By PAIGE SAILOR
Actress and singer Lillian Russell once said, “Let the clean air blow the cobwebs from your body. Air is medicine.” If something as simple as clean air is essential to not only a healthy body but also a healthy mind, should California residents be more concerned about air pollution?
What exactly is air pollution?
According to the National Institute of Environmental Health Sciences, air pollution is just as it sounds: it’s pollution released into the air, but there are different types.
The most common form of air pollution is the burning of fossil fuels which releases gasses and chemicals into the air. It can also be in the form of carbon dioxide and methane that can raise the earth’s temperature. Another form is smog, which is fog combined with smoke or other pollutants, and is worsened by increased heat due to more ultraviolet radiation.
When we think of pollution we typically think of big cities like Los Angeles and NewYork, two cities built on the image of work and industrialization. But in many pictures of American industrialization, air pollution can clearly be seen coming from buildings and factories in many cities across the country.
According to the Environmental Protection Agency, “In October 1948, Donora, Pennsylvania, nearly half of the town’s 14,000 residents experienced severe respiratory or cardiovascular problems due to being blanketed in lethal smog.”
How has pollution evolved in America over the last hundred years?
Although according to EPA since 1970 to now between the combined emissions of criteria and precursor pollutants the air quality in the U.S. has improved by a near 78% but we still have a long way to go because,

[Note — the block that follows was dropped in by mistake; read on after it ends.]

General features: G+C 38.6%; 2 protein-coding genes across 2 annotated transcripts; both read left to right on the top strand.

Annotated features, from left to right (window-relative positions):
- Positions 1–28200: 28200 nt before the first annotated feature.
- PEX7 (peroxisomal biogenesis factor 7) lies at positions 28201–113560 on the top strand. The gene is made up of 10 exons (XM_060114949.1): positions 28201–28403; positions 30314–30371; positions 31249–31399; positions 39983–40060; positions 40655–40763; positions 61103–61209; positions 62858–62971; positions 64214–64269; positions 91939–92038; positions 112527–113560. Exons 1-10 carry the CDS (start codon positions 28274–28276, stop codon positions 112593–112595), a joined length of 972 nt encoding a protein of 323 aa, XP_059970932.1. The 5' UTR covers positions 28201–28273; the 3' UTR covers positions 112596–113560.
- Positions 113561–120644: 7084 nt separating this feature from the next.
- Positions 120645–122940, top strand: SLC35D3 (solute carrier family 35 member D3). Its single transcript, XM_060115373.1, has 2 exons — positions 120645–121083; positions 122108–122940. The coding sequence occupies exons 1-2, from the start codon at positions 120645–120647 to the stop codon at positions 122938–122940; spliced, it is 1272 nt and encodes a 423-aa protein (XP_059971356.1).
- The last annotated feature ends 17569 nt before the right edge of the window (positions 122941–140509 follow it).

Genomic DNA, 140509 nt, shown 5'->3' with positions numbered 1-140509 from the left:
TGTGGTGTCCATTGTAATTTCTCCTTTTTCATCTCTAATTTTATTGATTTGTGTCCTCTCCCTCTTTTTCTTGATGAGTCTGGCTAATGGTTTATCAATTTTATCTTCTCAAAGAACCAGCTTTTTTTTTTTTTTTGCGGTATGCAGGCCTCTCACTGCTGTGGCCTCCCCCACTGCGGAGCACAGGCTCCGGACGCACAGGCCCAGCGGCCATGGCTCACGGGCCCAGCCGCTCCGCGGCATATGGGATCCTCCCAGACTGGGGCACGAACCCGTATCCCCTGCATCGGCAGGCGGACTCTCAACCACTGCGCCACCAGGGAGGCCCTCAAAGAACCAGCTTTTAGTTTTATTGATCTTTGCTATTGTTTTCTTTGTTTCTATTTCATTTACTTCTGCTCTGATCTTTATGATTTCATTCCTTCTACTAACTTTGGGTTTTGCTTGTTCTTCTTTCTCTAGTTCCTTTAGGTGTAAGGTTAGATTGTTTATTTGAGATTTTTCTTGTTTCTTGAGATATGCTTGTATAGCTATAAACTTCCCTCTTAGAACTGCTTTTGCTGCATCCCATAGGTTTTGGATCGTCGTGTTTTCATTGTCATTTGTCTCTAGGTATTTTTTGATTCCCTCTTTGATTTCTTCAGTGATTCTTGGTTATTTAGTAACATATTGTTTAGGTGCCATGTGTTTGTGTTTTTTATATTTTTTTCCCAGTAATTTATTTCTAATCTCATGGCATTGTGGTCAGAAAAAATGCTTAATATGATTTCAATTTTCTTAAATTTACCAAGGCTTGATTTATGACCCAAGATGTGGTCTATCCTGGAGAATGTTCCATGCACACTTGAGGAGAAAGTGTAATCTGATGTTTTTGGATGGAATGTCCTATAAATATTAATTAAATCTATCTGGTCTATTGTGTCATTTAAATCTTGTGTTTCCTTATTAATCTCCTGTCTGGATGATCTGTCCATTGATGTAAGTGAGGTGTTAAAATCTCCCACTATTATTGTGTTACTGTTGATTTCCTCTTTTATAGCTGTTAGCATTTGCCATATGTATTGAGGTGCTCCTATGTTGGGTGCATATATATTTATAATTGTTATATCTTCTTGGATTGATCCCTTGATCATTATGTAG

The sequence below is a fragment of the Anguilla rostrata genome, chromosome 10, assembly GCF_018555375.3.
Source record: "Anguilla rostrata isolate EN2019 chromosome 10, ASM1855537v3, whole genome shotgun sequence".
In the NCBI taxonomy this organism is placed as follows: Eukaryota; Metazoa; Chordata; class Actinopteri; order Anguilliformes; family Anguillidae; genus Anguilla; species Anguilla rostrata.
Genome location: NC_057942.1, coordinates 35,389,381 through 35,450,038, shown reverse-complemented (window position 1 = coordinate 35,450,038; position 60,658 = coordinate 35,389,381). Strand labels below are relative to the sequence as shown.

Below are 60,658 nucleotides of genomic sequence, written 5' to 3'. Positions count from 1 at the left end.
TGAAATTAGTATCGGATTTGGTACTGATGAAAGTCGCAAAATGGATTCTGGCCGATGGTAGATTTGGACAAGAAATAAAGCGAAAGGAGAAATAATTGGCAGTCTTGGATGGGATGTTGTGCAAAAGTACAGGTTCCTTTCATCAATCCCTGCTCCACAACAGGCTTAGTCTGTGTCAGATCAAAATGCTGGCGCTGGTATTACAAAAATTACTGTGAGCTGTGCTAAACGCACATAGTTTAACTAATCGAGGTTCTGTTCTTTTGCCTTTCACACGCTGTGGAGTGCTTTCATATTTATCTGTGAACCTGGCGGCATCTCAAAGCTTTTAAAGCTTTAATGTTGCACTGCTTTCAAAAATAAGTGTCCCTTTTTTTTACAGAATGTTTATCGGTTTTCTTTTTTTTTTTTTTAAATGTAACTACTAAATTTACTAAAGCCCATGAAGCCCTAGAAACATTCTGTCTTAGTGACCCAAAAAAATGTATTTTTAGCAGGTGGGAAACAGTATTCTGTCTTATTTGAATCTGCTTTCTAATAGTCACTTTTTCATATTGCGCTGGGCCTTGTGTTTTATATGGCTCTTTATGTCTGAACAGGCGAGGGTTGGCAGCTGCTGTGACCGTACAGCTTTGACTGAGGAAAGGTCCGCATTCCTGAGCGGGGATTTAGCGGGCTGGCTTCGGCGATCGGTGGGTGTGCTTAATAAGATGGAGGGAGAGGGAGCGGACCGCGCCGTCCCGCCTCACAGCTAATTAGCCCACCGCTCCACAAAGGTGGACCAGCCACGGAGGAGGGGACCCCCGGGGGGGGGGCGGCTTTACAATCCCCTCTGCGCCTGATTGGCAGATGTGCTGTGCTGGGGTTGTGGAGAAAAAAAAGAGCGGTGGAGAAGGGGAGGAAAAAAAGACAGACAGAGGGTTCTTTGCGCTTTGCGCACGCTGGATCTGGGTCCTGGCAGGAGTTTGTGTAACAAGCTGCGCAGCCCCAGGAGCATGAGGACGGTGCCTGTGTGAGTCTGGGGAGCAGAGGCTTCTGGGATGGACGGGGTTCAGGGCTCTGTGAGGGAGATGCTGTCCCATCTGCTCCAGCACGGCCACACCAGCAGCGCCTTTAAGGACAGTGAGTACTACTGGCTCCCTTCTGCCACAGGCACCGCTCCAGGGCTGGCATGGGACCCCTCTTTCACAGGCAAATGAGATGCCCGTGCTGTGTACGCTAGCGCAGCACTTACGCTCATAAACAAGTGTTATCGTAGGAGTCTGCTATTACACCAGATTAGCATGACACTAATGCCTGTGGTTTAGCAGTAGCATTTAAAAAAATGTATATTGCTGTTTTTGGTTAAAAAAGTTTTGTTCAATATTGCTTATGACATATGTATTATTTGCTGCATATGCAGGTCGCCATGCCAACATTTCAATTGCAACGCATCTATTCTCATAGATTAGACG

According to Earth.org “Air pollution is the worst pollution-related epidemic in the world. It is responsible for the death of at least seven million people every year.”
National Geographic states that air pollution can have long term effects, such as “heart disease, lung cancer, and respiratory diseases such as emphysema. Air pollution can also cause long-term damage to people’s nerves, brain, kidneys, liver, other organs and even birth defects.”
What is being done to combat air pollution?
There are many laws that have been put into place to combat air pollution but according to Cal Matters ,“California’s environmental justice law is supposed to clean the air for 15 hot spot communities, home to almost 4 million people. But after more than 4 years and $1 billion, it’s still impossible to say whether it’s worked.”
On Sept. 16, 2022, Governor Gavin Newsom’s six climate bills were signed into law with a $54 billion budget including a $1.5 billion wildfire and forest resilience package, a $3.9 Billion Zero-Emission Vehicle Package and many others.
What can we as individuals do to combat air pollution?
According to California Air Resources Board there are many ways we as individuals can help fight air pollution which may include creating less day-to-day waste, not burning your garbage, keeping your car in good condition, not heating your home with a gas stove, and many others.
California Air Resources Board also suggests that things like recycling, not using wood burning stoves, carpooling, preparing for the weather, and picking up after yourself and others can help.
In the last twenty years air pollution and climate change have become a top priority in America and around the world. Many Americans would consider climate an important part of everyday life according to Pew Research Center.
As former president Barack Obama said, “Without regard to whether some place is wealthy or poor, everybody should have a chance at clean air and clean water.”